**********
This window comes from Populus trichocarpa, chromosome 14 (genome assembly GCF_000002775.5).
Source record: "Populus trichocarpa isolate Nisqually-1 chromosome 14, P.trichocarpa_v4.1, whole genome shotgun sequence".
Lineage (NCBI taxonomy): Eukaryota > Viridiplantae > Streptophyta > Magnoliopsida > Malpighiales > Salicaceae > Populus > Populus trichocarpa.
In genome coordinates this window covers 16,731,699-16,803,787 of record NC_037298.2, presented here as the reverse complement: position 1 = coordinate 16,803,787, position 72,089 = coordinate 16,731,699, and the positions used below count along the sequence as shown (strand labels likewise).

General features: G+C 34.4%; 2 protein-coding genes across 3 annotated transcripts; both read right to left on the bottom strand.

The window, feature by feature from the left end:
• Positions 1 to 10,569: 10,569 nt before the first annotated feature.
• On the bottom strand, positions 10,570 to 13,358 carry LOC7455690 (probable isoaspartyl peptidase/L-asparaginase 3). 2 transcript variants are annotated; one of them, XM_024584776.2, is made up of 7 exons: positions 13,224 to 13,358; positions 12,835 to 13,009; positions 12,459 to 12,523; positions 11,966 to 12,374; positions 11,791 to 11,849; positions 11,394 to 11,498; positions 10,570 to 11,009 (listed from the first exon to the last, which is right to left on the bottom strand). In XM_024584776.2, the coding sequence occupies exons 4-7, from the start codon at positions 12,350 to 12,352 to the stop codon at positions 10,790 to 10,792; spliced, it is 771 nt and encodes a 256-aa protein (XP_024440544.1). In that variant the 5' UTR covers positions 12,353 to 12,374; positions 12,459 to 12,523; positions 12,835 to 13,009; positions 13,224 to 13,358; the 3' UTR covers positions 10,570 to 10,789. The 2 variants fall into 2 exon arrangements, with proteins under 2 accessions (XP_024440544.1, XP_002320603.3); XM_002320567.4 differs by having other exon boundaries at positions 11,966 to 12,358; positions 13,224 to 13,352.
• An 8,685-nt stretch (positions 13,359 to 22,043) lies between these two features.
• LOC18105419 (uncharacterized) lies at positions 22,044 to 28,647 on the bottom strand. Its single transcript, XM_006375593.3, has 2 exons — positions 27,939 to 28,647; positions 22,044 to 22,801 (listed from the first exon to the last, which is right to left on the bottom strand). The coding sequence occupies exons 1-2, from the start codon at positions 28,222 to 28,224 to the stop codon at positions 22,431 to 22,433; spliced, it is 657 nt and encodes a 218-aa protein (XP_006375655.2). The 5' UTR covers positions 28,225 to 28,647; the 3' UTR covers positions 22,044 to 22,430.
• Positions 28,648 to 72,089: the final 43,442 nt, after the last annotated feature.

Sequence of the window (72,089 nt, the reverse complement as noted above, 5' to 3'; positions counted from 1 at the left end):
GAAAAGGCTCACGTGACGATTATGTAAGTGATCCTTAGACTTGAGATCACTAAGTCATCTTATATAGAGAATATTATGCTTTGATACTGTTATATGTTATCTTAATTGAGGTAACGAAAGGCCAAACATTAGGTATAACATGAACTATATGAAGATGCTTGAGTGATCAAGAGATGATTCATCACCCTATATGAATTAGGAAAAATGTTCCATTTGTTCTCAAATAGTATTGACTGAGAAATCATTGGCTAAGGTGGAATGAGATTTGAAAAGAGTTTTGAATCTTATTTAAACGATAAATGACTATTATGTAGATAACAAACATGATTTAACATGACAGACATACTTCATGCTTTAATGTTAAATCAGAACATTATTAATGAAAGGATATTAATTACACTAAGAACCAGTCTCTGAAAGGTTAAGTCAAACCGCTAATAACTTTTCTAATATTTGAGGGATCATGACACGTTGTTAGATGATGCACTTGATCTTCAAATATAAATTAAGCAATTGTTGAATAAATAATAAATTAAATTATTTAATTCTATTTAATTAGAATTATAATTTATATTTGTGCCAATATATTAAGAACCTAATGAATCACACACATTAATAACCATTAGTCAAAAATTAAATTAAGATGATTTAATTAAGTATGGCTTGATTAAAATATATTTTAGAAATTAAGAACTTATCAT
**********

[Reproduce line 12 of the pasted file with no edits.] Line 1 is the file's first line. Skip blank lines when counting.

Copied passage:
Sequence of the window (72,089 nt, the reverse complement as noted above, 5' to 3'; positions counted from 1 at the left end):